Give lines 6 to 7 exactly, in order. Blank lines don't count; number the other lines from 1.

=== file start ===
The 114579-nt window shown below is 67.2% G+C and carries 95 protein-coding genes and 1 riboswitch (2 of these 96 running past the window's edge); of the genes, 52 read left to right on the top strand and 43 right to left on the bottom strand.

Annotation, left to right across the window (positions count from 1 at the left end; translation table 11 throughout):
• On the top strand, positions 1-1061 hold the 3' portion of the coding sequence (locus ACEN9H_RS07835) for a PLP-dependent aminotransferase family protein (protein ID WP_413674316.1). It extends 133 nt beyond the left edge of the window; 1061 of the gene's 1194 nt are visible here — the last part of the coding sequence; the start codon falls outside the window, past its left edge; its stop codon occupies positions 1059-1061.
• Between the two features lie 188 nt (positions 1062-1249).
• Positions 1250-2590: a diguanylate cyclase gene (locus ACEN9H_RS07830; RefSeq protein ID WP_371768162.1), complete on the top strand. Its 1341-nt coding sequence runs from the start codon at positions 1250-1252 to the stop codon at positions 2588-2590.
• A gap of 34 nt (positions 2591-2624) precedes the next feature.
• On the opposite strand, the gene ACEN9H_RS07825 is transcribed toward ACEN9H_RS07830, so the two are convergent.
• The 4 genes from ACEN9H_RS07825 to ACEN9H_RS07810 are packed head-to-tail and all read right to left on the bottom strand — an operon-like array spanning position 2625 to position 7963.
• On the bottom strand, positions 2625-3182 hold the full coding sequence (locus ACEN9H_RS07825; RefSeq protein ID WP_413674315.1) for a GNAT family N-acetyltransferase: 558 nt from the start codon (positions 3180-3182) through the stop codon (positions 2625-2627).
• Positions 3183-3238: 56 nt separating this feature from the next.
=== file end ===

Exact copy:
• A gap of 34 nt (positions 2591-2624) precedes the next feature.
• On the opposite strand, the gene ACEN9H_RS07825 is transcribed toward ACEN9H_RS07830, so the two are convergent.